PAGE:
Every neighbourhood should have a Beltliner, fortunately this one is walking distance from Hotel Arts.
We thought we knew coffee, that is until talking to Phil. He knows coffee and is a fanatic about making sure you have the absolute best cup.
Phil & Sebastian are former engineers and approach coffee making with intensity, controlling every part of the process from buying to roasting. There are six locations in the city. Calgary is serious about coffee.
Best Calgary Restaurants We Missed
Ox and Angela
A Spanish tapas joint on 17th Ave, it came up in many local’s recommendations.
An institution in Calgary that has been home to many chefs while maintaining its reputation as one of the best fine dining restaurants.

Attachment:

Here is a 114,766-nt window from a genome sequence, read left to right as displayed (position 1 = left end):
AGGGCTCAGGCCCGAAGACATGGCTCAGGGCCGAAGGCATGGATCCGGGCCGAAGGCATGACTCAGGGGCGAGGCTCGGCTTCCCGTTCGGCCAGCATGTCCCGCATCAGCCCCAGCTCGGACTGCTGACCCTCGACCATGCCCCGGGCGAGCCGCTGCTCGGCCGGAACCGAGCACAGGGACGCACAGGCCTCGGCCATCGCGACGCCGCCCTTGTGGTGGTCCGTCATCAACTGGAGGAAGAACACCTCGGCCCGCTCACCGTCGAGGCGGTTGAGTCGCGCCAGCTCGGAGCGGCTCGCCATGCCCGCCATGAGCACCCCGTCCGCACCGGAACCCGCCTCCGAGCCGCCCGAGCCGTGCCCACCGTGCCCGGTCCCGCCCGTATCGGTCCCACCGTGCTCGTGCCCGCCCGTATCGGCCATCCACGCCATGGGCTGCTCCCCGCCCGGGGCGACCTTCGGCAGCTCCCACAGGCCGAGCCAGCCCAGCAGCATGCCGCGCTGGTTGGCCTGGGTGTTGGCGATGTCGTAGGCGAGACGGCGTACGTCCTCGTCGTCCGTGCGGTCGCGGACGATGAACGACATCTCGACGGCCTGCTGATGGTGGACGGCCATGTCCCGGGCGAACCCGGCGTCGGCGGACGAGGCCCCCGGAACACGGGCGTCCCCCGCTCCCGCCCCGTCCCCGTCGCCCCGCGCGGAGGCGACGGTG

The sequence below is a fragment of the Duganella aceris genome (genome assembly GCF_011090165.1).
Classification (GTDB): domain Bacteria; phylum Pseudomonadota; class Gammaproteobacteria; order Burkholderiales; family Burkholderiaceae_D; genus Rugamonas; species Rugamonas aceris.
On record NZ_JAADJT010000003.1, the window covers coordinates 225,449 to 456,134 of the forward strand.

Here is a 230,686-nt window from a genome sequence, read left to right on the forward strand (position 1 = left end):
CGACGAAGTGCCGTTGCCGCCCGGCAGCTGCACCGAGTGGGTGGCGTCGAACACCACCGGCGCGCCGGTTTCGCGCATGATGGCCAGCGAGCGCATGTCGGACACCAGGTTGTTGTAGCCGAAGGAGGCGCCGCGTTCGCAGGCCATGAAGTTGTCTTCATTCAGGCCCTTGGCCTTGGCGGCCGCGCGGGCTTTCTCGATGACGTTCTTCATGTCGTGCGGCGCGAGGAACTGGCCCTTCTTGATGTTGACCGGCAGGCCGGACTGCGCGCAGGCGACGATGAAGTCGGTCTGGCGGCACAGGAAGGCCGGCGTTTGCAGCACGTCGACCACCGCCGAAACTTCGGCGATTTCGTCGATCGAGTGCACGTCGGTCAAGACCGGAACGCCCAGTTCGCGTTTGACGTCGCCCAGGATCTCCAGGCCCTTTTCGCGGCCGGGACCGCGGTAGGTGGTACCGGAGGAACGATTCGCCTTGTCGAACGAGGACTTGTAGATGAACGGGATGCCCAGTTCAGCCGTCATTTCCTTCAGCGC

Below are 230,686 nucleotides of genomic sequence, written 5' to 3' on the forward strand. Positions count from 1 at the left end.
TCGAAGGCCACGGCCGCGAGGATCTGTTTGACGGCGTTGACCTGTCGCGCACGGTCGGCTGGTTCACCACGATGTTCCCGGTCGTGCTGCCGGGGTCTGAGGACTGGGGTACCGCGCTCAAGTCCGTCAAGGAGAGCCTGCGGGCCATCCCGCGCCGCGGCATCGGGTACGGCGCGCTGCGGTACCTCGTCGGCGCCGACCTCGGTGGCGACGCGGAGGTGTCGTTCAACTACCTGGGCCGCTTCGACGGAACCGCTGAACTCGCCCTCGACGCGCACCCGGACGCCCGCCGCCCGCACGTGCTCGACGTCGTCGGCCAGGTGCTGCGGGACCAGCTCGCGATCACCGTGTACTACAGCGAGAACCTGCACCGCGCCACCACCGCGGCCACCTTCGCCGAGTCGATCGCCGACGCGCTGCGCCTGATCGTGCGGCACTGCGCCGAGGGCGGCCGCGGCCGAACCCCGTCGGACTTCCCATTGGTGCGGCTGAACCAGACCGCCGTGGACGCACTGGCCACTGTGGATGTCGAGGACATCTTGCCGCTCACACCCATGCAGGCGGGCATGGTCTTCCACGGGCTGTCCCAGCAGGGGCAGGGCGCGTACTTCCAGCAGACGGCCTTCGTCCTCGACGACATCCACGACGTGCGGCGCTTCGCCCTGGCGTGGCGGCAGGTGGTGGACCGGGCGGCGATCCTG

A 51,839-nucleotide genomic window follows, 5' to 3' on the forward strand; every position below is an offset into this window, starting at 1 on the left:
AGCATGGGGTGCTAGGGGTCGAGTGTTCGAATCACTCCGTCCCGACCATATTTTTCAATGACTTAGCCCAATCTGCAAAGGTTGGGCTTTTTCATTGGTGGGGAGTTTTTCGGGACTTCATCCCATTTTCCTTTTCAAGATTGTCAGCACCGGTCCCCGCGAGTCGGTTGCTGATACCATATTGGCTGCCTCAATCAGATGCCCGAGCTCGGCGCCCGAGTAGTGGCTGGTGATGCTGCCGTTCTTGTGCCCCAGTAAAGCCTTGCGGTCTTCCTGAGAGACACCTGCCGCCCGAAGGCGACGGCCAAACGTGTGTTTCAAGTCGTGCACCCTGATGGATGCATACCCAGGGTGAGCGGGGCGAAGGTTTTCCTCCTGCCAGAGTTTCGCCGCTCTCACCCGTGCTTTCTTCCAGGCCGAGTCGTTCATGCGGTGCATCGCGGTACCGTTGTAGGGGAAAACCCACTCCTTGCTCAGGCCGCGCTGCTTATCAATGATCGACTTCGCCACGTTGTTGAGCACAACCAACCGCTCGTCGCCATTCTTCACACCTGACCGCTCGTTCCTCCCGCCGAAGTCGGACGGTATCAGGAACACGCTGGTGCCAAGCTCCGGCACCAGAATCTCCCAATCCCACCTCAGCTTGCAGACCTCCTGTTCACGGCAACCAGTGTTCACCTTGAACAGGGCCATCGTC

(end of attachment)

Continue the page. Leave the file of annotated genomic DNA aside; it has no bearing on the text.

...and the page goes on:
Another one of Calgary restaurants that is considered an institution. We met with Chef Paul Rogalski in his beautiful vegetable garden to talk about the changing food scene in Calgary. With a focus on terroir and respecting ingredients, it’s not surprising the restaurant is still as popular as when it opened.
Calgary’s Cocktail Craze
Cocktails are hot right now in Calgary, so much so that people didn’t ask us to go for a drink but specifically a cocktail. if you’re into mixology don’t miss:
Seasonal cocktails and small plates, no reservations at Proof but if there aren’t any seats they’ll take your number so you can head elsewhere for a drink to wait until they call.
Known in “the industry” as private dining room, PDR has a familiar 1960s nostalgic feeling…depending on your age. PDR doesn’t have regular hours but you’re likely to get a seat after 9:30pm.
Located in Hotel Arts, the unpretentious cocktail program is directed by Christina Maw, who is confident enough to tell you where else you should go. Bonus points.